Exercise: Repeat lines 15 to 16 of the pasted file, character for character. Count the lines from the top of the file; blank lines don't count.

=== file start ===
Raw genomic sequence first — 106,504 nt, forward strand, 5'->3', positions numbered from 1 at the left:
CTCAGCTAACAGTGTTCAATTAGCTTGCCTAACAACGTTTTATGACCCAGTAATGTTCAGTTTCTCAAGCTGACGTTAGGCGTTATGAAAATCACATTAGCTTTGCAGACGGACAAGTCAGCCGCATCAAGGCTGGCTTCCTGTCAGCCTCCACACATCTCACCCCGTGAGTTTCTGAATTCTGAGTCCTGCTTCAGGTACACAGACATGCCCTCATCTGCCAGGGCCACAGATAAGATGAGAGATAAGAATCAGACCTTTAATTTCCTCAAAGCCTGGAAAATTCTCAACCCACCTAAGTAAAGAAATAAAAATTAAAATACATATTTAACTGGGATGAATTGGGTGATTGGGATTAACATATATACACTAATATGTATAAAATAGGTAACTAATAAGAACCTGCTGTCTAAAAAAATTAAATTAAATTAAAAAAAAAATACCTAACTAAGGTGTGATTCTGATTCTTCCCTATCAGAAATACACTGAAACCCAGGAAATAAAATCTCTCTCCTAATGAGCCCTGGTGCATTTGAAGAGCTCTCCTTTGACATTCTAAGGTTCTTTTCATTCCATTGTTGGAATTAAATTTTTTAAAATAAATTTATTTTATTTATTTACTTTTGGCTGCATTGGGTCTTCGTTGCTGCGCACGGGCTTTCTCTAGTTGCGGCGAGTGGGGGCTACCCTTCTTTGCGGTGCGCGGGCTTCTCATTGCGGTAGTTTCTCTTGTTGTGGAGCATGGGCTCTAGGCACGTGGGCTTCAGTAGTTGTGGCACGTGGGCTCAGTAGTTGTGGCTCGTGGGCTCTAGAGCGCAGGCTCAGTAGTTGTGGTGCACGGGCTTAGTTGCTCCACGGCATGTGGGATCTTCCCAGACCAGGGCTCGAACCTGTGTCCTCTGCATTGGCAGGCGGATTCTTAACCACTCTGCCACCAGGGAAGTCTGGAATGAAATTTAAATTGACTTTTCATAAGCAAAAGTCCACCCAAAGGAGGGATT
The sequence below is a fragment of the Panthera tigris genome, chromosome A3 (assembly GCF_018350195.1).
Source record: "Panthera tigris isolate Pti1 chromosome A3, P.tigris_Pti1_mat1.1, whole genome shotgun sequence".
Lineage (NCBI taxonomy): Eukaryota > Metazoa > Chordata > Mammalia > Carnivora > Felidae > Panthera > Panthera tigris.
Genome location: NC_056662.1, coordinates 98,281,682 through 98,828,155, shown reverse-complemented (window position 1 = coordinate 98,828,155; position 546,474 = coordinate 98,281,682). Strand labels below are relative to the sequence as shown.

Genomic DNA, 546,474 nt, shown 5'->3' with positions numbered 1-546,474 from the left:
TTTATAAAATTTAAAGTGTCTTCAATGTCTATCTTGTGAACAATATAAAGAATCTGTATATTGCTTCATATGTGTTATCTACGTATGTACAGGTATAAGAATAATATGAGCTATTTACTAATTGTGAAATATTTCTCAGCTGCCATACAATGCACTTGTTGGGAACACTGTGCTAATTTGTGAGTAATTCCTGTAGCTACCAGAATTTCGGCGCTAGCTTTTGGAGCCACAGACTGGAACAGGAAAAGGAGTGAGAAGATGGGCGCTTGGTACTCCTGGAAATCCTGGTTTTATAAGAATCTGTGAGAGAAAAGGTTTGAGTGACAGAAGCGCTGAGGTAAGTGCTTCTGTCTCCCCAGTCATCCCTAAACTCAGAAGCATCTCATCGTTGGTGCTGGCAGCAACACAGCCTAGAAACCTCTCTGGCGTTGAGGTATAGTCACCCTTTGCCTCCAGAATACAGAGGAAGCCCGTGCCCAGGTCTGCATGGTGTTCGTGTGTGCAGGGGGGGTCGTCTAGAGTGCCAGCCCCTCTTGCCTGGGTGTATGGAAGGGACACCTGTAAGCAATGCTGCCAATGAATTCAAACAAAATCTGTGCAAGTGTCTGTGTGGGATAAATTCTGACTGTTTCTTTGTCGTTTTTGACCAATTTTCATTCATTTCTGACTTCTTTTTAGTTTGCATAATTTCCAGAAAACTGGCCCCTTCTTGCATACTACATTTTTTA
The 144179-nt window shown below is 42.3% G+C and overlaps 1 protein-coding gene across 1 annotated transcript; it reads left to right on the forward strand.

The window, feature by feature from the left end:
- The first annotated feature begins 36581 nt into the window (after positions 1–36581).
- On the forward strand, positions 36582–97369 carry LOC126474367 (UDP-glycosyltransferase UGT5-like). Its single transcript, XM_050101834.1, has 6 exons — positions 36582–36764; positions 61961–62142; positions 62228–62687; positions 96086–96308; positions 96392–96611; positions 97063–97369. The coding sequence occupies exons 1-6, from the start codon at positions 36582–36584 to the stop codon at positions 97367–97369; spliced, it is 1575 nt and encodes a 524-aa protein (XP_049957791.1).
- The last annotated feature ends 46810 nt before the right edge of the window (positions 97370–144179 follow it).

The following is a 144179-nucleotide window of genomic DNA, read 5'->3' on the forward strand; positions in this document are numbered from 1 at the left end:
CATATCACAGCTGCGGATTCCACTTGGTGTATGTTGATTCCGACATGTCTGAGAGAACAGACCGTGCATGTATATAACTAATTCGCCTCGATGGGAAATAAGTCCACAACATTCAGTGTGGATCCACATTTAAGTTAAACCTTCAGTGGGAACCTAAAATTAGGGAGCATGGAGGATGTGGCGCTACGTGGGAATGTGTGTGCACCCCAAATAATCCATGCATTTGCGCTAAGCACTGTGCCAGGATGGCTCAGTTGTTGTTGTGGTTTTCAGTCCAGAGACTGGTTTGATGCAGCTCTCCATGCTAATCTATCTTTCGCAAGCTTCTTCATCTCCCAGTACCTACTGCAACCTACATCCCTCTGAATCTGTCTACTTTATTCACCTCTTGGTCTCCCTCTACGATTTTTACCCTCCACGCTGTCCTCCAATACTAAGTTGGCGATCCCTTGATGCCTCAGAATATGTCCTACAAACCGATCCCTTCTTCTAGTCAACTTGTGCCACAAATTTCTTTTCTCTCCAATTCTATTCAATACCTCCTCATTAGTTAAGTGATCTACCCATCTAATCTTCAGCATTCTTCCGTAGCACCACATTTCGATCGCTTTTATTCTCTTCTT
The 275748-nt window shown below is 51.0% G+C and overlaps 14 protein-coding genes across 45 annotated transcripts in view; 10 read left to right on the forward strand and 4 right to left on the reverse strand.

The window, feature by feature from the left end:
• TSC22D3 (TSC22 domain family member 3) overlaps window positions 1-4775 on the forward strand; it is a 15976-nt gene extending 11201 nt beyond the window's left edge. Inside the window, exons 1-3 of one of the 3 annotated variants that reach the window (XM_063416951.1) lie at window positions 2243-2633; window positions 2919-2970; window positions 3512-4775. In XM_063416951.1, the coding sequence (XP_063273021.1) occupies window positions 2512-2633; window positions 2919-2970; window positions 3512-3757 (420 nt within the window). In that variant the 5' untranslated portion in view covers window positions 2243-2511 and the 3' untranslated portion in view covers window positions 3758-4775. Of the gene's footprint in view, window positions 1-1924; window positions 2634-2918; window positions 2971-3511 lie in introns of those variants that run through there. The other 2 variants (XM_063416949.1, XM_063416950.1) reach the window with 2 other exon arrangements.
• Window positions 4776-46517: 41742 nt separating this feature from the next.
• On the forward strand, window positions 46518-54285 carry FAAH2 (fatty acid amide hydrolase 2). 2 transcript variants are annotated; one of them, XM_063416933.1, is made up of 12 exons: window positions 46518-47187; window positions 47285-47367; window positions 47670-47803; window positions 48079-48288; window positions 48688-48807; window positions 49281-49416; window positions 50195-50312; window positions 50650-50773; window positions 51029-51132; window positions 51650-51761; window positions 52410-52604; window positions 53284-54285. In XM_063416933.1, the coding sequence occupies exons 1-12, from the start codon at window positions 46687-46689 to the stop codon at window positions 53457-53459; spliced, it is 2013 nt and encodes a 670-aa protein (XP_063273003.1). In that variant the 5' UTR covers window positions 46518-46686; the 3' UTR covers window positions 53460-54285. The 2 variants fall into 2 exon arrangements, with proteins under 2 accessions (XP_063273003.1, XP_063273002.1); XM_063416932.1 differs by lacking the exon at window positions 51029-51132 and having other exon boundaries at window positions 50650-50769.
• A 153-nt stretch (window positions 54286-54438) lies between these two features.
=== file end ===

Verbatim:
CATATCACAGCTGCGGATTCCACTTGGTGTATGTTGATTCCGACATGTCTGAGAGAACAGACCGTGCATGTATATAACTAATTCGCCTCGATGGGAAATAAGTCCACAACATTCAGTGTGGATCCACATTTAAGTTAAACCTTCAGTGGGAACCTAAAATTAGGGAGCATGGAGGATGTGGCGCTACGTGGGAATGTGTGTGCACCCCAAATAATCCATGCATTTGCGCTAAGCACTGTGCCAGGATGGCTCAGTTGTTGTTGTGGTTTTCAGTCCAGAGACTGGTTTGATGCAGCTCTCCATGCTAATCTATCTTTCGCAAGCTTCTTCATCTCCCAGTACCTACTGCAACCTACATCCCTCTGAATCTGTCTACTTTATTCACCTCTTGGTCTCCCTCTACGATTTTTACCCTCCACGCTGTCCTCCAATACTAAGTTGGCGATCCCTTGATGCCTCAGAATATGTCCTACAAACCGATCCCTTCTTCTAGTCAACTTGTGCCACAAATTTCTTTTCTCTCCAATTCTATTCAATACCTCCTCATTAGTTAAGTGATCTACCCATCTAATCTTCAGCATTCTTCCGTAGCACCACATTTCGATCGCTTTTATTCTCTTCTT
The 275748-nt window shown below is 51.0% G+C and overlaps 14 protein-coding genes across 45 annotated transcripts in view; 10 read left to right on the forward strand and 4 right to left on the reverse strand.